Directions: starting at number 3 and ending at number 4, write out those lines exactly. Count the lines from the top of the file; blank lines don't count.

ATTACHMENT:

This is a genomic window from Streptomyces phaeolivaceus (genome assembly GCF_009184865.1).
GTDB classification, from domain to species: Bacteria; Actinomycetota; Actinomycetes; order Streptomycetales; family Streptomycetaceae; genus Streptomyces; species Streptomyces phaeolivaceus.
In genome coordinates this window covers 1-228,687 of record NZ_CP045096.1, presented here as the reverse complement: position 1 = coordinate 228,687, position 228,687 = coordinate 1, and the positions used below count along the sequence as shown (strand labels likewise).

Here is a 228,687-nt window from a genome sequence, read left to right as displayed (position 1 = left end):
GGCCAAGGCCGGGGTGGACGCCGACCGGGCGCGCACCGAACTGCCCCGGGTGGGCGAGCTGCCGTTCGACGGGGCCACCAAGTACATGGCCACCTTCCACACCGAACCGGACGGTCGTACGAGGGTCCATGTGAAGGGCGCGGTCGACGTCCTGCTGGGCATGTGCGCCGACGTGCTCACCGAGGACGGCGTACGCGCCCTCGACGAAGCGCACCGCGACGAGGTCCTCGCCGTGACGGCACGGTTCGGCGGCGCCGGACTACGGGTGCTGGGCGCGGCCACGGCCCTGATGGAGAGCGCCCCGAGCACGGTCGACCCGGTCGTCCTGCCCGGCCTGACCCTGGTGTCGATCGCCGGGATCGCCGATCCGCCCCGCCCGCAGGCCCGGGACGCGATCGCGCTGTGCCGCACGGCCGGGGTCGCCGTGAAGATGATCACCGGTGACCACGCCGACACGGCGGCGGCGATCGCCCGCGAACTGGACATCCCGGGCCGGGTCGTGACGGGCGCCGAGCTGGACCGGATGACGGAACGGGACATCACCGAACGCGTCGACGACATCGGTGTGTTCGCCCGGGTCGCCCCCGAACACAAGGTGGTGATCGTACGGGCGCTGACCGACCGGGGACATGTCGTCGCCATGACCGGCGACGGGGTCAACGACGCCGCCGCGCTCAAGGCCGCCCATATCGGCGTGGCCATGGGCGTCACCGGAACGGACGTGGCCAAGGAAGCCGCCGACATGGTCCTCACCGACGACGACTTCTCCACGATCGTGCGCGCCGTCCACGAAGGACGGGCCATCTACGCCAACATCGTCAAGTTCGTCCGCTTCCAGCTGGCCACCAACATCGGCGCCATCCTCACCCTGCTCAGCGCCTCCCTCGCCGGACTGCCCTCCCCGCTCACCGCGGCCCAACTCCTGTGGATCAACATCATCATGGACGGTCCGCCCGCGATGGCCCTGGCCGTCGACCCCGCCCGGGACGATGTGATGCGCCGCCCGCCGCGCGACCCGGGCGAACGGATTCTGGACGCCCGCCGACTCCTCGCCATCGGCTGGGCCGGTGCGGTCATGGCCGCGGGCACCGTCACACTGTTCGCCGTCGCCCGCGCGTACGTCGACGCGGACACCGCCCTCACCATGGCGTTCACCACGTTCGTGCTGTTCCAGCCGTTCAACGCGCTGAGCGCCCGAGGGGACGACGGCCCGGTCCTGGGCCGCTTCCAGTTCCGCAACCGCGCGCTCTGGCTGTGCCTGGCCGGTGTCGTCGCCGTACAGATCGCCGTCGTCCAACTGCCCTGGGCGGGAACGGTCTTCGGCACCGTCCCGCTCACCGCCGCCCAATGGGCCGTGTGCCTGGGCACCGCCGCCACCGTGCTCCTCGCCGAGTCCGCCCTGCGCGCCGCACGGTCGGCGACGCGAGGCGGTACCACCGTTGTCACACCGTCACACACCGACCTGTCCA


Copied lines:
In genome coordinates this window covers 1-228,687 of record NZ_CP045096.1, presented here as the reverse complement: position 1 = coordinate 228,687, position 228,687 = coordinate 1, and the positions used below count along the sequence as shown (strand labels likewise).

Here is a 228,687-nt window from a genome sequence, read left to right as displayed (position 1 = left end):